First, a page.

Many people come to therapy for addictive behavior, but have a difficult time understanding exactly what they are addicted to. Although sex and love addiction have some similar features and can often happen simultaneously, they are different. They can be confused very easily just as love and sex are often confused or used interchangeably. Luckily, although they are different, they can both be treated.
Patrick Carnes, author of “Facing the Shadow” and sex addiction treatment expert, defines sex addiction as “a pathological relationship with a mood-altering experience”. It is considered an intimacy disorder that is often characterized through compulsive sexual thoughts and behaviors. Much like a chemical addiction, in sex addiction, people develop a tolerance, experience withdrawal, continue engaging in the behavior despite negative consequences, and have a difficult time stopping. Sex addiction can involve various types of sexual behaviors such as masturbation, sexual relationships with numerous partners, pornography use and collection, voyeurism, exhibitionism, and virtual sex.
Pia Mellody, author of “Facing Love Addiction,” defines love addiction as “dependence on, enmeshment with, and compulsive focus on taking care of another person”. She differentiates this from codependence by defining codependence as a “disease of immaturity caused by childhood trauma”. Although some people can develop love addiction from codependence, they are not one and the same. Love addicts have several defining features. Firstly, they attribute a disproportionate amount of time, attention, and value to the person they are addicted to. Secondly, they often have unrealistic expectations of how they should be treated by the other person. And thirdly, they have difficulty caring for and valuing themselves when they are involved in a relationship.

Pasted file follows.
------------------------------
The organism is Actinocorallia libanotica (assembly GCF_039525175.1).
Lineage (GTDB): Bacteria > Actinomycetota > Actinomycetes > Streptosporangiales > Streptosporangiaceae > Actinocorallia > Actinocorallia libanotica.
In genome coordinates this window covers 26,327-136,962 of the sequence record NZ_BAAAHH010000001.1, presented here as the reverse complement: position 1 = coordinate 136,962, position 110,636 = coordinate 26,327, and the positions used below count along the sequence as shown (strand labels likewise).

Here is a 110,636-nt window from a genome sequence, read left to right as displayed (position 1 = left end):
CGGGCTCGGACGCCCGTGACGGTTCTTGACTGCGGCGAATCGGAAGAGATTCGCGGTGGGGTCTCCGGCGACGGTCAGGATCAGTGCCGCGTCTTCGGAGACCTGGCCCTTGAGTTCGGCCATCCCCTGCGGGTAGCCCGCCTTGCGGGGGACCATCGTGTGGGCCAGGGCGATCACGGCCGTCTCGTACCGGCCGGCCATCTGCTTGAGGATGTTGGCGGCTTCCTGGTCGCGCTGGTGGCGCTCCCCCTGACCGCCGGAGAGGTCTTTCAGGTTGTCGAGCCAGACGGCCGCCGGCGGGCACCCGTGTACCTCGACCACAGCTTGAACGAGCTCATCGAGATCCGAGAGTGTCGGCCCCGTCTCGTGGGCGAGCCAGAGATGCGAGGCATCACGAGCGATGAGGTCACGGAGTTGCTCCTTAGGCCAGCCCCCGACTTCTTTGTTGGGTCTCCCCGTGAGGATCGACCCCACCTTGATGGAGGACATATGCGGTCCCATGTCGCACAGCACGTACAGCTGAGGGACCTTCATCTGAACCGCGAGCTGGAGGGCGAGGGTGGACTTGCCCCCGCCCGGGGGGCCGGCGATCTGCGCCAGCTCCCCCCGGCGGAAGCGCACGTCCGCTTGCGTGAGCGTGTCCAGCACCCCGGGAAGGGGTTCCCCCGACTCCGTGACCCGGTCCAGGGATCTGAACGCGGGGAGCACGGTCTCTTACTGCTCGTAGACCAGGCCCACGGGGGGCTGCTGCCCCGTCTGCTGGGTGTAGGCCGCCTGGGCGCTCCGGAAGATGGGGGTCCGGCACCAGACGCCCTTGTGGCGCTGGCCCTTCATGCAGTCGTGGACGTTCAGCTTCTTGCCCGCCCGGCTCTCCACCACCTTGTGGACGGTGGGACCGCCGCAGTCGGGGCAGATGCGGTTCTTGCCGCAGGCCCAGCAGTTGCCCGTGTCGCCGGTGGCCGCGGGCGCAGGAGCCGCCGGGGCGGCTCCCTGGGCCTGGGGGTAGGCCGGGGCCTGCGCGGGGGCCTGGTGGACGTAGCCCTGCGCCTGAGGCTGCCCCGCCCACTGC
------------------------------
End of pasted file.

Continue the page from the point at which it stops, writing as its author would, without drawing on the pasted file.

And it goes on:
Both love and sex addiction have 12-step programs. There are therapists who specialize in the treatment of both, and there are groups/communities for people in recovery for either addiction. However, there is a greater availability for residential and intensive outpatient treatment for sex addiction than there is for love addiction.
During recovery for both addictions, people are often asked to abstain from their addictive behaviors for a period of time before re-engaging in them in a more mindful manner. For sex addicts, these behaviors may include masturbation, sex, watching pornography, going to strip clubs or massage parlors, or soliciting prostitutes. For love addicts, these behaviors may include dating, sex, or communicating with romantic interests. In both cases, “sobriety” is very individual and each person’s recovery program may look different, depending on the compulsive behaviors and on the person’s ability to manage their urges. Many people experience sex and love addiction at the same time and benefit from simultaneous recovery and treatment for both. Regardless, it is a good idea to find a therapist who understands the difference between the two and has experience treating them.